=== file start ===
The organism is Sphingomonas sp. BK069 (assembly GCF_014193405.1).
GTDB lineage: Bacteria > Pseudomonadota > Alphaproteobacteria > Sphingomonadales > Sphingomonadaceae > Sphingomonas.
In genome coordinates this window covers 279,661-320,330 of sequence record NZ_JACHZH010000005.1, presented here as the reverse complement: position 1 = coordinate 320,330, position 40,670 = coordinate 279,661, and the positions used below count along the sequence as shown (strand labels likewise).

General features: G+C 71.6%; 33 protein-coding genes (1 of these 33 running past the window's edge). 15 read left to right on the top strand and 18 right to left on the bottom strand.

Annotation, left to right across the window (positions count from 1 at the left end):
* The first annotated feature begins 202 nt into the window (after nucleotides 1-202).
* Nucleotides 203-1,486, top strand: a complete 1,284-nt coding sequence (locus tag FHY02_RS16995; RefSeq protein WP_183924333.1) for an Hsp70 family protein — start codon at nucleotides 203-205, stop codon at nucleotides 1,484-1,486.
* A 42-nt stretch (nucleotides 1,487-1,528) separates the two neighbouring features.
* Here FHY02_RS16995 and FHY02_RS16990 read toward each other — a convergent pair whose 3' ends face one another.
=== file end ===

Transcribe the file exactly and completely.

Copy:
The organism is Sphingomonas sp. BK069 (assembly GCF_014193405.1).
GTDB lineage: Bacteria > Pseudomonadota > Alphaproteobacteria > Sphingomonadales > Sphingomonadaceae > Sphingomonas.
In genome coordinates this window covers 279,661-320,330 of sequence record NZ_JACHZH010000005.1, presented here as the reverse complement: position 1 = coordinate 320,330, position 40,670 = coordinate 279,661, and the positions used below count along the sequence as shown (strand labels likewise).

General features: G+C 71.6%; 33 protein-coding genes (1 of these 33 running past the window's edge). 15 read left to right on the top strand and 18 right to left on the bottom strand.

Annotation, left to right across the window (positions count from 1 at the left end):
* The first annotated feature begins 202 nt into the window (after nucleotides 1-202).
* Nucleotides 203-1,486, top strand: a complete 1,284-nt coding sequence (locus tag FHY02_RS16995; RefSeq protein WP_183924333.1) for an Hsp70 family protein — start codon at nucleotides 203-205, stop codon at nucleotides 1,484-1,486.
* A 42-nt stretch (nucleotides 1,487-1,528) separates the two neighbouring features.
* Here FHY02_RS16995 and FHY02_RS16990 read toward each other — a convergent pair whose 3' ends face one another.